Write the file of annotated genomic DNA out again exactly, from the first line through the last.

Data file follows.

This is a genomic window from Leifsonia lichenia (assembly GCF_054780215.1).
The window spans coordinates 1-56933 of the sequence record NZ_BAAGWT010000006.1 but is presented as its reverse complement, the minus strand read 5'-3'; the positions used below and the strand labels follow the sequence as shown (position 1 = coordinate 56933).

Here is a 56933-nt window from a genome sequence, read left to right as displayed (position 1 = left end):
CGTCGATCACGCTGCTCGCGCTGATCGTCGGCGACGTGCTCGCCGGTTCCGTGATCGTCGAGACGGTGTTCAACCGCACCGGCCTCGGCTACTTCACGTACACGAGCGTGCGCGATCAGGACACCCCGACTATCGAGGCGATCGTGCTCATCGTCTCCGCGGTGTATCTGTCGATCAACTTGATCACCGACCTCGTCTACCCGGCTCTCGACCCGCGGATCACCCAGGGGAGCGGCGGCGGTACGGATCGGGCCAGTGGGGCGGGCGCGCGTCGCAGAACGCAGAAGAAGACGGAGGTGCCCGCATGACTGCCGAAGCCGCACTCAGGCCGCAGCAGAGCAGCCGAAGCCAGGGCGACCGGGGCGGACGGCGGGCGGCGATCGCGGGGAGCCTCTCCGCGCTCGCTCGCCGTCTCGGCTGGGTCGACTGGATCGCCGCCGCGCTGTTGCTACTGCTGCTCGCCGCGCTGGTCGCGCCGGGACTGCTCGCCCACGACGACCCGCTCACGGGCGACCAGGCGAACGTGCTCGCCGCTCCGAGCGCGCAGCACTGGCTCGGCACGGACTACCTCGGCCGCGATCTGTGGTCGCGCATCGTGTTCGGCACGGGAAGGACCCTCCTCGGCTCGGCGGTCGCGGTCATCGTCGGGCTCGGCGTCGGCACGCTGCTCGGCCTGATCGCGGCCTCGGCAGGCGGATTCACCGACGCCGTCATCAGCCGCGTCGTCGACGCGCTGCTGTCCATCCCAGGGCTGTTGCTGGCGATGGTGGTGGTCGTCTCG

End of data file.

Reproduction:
This is a genomic window from Leifsonia lichenia (assembly GCF_054780215.1).
The window spans coordinates 1-56933 of the sequence record NZ_BAAGWT010000006.1 but is presented as its reverse complement, the minus strand read 5'-3'; the positions used below and the strand labels follow the sequence as shown (position 1 = coordinate 56933).

Here is a 56933-nt window from a genome sequence, read left to right as displayed (position 1 = left end):
CGTCGATCACGCTGCTCGCGCTGATCGTCGGCGACGTGCTCGCCGGTTCCGTGATCGTCGAGACGGTGTTCAACCGCACCGGCCTCGGCTACTTCACGTACACGAGCGTGCGCGATCAGGACACCCCGACTATCGAGGCGATCGTGCTCATCGTCTCCGCGGTGTATCTGTCGATCAACTTGATCACCGACCTCGTCTACCCGGCTCTCGACCCGCGGATCACCCAGGGGAGCGGCGGCGGTACGGATCGGGCCAGTGGGGCGGGCGCGCGTCGCAGAACGCAGAAGAAGACGGAGGTGCCCGCATGACTGCCGAAGCCGCACTCAGGCCGCAGCAGAGCAGCCGAAGCCAGGGCGACCGGGGCGGACGGCGGGCGGCGATCGCGGGGAGCCTCTCCGCGCTCGCTCGCCGTCTCGGCTGGGTCGACTGGATCGCCGCCGCGCTGTTGCTACTGCTGCTCGCCGCGCTGGTCGCGCCGGGACTGCTCGCCCACGACGACCCGCTCACGGGCGACCAGGCGAACGTGCTCGCCGCTCCGAGCGCGCAGCACTGGCTCGGCACGGACTACCTCGGCCGCGATCTGTGGTCGCGCATCGTGTTCGGCACGGGAAGGACCCTCCTCGGCTCGGCGGTCGCGGTCATCGTCGGGCTCGGCGTCGGCACGCTGCTCGGCCTGATCGCGGCCTCGGCAGGCGGATTCACCGACGCCGTCATCAGCCGCGTCGTCGACGCGCTGCTGTCCATCCCAGGGCTGTTGCTGGCGATGGTGGTGGTCGTCTCG